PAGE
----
The future of US-Taiwan relations is “bright and full of opportunity,” but Taipei needs to spend more on its own defense, US House of Representatives Foreign Affairs Committee chairman Ed Royce said on Wednesday in Washington.
Addressing a discussion organized by the Atlantic Council on the future of US-Taiwan relations, Royce said it was vital that Washington speak with one bipartisan voice when it came to support for Taiwan.
He said Taiwan needed to play a much larger role in US President Barack Obama’s rebalance to Asia and reminded the meeting that as a result of legislation he sponsored earlier this year, the US was offering to sell four decommissioned Oliver Hazard Perry-class guided missile frigates to Taipei.
As a result of budget constraints, Taipei is planning to buy only two of the ships, even though some analysts believe China’s recently expanded military poses a direct threat to Taiwan and all four are needed.
The frigates have the “advanced capabilities” that Taiwan could use, Royce said.
Representative to the US Shen Lyu-shun (沈呂巡) also spoke at the meeting, held in the Rayburn House Office Building on Capitol Hill, to commemorate the 35th anniversary of the Taiwan Relations Act.
President Ma Ying-jeou’s (馬英九) administration had turned the Taiwan Strait from a flash point to one of the most peaceful corridors in Asia, Shen said.
He said Taiwan was the largest single external source of information about China and the largest single external influence on China and that it should be confident and not afraid that it might be absorbed into the mainland.
Stressing the importance of bipartisanism in Taiwan-US relations, Royce recognized his “old friend” Democratic Progressive Party (DPP) representative to the US Joseph Wu, who was in the front row of the audience.
Later, moderator and foreign affairs expert Robert Goldberg asked Wu for his views on the issue.
Wu called for bipartisanism in Taipei to support the US in its rebalance to Asia.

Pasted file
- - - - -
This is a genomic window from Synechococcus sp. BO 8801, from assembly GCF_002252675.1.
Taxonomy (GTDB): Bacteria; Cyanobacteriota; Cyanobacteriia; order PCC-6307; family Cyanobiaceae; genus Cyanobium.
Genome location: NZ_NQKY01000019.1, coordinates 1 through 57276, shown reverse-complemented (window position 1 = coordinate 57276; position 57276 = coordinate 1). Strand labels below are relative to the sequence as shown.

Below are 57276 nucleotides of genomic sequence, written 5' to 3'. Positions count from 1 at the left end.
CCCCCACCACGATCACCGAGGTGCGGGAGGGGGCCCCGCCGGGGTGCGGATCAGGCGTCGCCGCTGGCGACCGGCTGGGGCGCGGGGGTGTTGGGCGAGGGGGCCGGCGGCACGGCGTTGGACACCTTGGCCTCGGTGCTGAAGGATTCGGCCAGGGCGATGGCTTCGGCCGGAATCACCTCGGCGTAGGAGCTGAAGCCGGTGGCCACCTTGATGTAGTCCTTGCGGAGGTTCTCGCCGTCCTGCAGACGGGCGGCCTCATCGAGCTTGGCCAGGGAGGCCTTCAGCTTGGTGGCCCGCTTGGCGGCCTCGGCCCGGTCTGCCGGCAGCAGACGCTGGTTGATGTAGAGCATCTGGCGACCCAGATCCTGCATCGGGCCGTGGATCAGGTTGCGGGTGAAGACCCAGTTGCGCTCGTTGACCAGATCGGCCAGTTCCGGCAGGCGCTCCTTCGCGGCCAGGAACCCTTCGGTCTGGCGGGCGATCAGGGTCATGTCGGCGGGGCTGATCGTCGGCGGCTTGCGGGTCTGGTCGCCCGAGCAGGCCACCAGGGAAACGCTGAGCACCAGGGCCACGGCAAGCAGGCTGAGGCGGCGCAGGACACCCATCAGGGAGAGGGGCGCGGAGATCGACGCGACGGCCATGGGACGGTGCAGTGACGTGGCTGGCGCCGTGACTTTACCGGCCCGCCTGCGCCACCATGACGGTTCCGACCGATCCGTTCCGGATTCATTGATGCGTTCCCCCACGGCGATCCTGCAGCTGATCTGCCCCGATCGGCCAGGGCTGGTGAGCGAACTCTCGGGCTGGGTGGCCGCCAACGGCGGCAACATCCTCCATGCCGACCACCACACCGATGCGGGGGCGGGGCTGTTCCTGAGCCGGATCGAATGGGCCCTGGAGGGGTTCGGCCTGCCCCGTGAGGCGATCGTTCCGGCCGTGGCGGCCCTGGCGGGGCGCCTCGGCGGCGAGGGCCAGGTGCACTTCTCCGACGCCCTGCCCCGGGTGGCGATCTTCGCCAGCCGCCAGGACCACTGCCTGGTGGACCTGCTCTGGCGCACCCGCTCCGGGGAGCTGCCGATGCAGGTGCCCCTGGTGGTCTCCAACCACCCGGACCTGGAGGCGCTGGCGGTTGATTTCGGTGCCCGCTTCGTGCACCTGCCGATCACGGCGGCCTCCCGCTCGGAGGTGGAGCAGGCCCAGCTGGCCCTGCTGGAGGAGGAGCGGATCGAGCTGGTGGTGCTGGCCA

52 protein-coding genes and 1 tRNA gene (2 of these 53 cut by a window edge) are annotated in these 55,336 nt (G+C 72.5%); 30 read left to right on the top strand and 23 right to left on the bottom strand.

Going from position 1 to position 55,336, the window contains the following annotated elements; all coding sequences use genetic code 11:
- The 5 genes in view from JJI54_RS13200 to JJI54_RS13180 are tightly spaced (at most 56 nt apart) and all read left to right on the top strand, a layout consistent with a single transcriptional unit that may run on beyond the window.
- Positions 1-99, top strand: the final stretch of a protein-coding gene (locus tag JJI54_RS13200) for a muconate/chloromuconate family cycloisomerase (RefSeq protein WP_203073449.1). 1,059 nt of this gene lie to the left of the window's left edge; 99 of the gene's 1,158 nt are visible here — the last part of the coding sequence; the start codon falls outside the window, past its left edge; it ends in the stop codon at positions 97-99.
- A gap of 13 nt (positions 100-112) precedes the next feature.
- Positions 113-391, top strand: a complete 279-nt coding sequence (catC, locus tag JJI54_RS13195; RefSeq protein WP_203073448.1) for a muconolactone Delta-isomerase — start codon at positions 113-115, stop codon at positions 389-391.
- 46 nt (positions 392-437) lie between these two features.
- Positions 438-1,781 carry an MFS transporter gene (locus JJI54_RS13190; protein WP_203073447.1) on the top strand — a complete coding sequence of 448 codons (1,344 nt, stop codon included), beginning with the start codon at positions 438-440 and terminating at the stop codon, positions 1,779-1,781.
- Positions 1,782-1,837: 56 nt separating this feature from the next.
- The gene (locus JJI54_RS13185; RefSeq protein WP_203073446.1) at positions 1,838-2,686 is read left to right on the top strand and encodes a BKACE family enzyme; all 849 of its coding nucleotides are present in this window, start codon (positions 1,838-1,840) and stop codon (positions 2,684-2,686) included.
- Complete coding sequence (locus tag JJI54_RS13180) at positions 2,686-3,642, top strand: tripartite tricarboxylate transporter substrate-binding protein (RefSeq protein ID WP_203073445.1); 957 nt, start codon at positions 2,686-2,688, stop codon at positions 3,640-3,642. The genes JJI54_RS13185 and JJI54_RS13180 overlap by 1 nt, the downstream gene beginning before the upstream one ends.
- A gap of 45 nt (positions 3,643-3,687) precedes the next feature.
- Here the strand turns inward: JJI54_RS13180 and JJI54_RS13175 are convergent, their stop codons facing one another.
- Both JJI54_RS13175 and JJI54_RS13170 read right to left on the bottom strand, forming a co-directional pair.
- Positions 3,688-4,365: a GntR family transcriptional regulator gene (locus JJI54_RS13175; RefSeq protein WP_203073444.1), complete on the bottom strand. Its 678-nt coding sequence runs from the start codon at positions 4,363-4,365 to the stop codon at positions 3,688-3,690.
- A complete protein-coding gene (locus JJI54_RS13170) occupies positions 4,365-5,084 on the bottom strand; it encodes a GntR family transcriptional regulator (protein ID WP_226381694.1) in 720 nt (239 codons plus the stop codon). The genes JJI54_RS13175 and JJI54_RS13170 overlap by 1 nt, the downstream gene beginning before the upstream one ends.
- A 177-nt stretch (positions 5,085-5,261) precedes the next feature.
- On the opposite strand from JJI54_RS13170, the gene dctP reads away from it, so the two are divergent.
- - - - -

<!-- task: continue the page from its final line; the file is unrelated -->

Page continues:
Taiwan should increase its defense budget to at least 3 percent of Gross National Product (GNP), he said.
Taipei needed to show the rest of the world that it had “the determination to defend itself,” Wu said.
Taiwan should increase research and development of indigenous weapons systems, including submarines, he said.
Wu thanked Royce for making the four frigates available and said Taiwan should buy all of them.
Taiwan also needs to strengthen relations with Japan and should not side with China against “friends and allies of the US” in Asia, he said.
“Taiwan should stand shoulder to shoulder with the United States,” Wu said.
Royce said it was important for Taiwan to spend a “credible amount” of its GNP on defense and 3 percent was a good idea.
He said increased defense budgets would allow for indigenous weapons development and would also allow Taiwan’s navy to take full advantage of the four frigates on offer.
Answering questions from the audience, Royce said Taiwan needed to diversify its economy and that it should not be reliant on any one country.
He promised to support a bilateral investment agreement between the US and Taiwan and said he would push to get Taiwan “at the table” to negotiate membership in the Trans-Pacific Partnership.
Membership would benefit Taiwan in many ways, Royce said.